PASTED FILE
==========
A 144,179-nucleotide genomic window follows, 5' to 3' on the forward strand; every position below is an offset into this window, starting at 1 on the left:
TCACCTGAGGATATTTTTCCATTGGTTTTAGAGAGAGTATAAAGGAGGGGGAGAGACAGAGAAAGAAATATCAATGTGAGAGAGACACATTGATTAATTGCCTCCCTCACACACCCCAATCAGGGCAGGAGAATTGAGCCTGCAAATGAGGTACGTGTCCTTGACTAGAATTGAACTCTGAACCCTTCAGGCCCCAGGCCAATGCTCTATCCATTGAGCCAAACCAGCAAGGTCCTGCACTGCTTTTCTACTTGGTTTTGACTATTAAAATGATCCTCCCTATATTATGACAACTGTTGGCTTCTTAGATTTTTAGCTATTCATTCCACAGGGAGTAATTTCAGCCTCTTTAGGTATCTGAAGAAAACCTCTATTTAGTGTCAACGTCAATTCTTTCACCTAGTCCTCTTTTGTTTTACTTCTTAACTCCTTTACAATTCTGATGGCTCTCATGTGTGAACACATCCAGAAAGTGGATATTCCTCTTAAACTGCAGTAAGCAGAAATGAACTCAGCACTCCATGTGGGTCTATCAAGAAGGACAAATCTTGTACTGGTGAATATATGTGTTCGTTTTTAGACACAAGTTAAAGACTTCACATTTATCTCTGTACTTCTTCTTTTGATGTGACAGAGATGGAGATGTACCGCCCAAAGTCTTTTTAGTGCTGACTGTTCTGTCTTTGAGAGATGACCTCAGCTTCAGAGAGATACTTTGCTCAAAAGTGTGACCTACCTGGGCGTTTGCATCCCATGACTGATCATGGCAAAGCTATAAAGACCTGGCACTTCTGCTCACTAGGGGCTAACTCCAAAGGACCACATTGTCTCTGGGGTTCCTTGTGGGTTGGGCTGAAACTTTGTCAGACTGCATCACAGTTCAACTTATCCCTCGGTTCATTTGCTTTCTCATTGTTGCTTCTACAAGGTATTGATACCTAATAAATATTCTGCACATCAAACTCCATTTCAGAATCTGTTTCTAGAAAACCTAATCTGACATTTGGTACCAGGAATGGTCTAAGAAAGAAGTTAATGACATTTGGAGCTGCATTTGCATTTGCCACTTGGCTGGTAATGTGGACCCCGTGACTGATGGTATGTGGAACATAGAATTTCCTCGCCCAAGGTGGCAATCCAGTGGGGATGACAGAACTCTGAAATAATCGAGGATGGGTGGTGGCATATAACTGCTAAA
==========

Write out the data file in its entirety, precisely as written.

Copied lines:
A 144,179-nucleotide genomic window follows, 5' to 3' on the forward strand; every position below is an offset into this window, starting at 1 on the left:
TCACCTGAGGATATTTTTCCATTGGTTTTAGAGAGAGTATAAAGGAGGGGGAGAGACAGAGAAAGAAATATCAATGTGAGAGAGACACATTGATTAATTGCCTCCCTCACACACCCCAATCAGGGCAGGAGAATTGAGCCTGCAAATGAGGTACGTGTCCTTGACTAGAATTGAACTCTGAACCCTTCAGGCCCCAGGCCAATGCTCTATCCATTGAGCCAAACCAGCAAGGTCCTGCACTGCTTTTCTACTTGGTTTTGACTATTAAAATGATCCTCCCTATATTATGACAACTGTTGGCTTCTTAGATTTTTAGCTATTCATTCCACAGGGAGTAATTTCAGCCTCTTTAGGTATCTGAAGAAAACCTCTATTTAGTGTCAACGTCAATTCTTTCACCTAGTCCTCTTTTGTTTTACTTCTTAACTCCTTTACAATTCTGATGGCTCTCATGTGTGAACACATCCAGAAAGTGGATATTCCTCTTAAACTGCAGTAAGCAGAAATGAACTCAGCACTCCATGTGGGTCTATCAAGAAGGACAAATCTTGTACTGGTGAATATATGTGTTCGTTTTTAGACACAAGTTAAAGACTTCACATTTATCTCTGTACTTCTTCTTTTGATGTGACAGAGATGGAGATGTACCGCCCAAAGTCTTTTTAGTGCTGACTGTTCTGTCTTTGAGAGATGACCTCAGCTTCAGAGAGATACTTTGCTCAAAAGTGTGACCTACCTGGGCGTTTGCATCCCATGACTGATCATGGCAAAGCTATAAAGACCTGGCACTTCTGCTCACTAGGGGCTAACTCCAAAGGACCACATTGTCTCTGGGGTTCCTTGTGGGTTGGGCTGAAACTTTGTCAGACTGCATCACAGTTCAACTTATCCCTCGGTTCATTTGCTTTCTCATTGTTGCTTCTACAAGGTATTGATACCTAATAAATATTCTGCACATCAAACTCCATTTCAGAATCTGTTTCTAGAAAACCTAATCTGACATTTGGTACCAGGAATGGTCTAAGAAAGAAGTTAATGACATTTGGAGCTGCATTTGCATTTGCCACTTGGCTGGTAATGTGGACCCCGTGACTGATGGTATGTGGAACATAGAATTTCCTCGCCCAAGGTGGCAATCCAGTGGGGATGACAGAACTCTGAAATAATCGAGGATGGGTGGTGGCATATAACTGCTAAA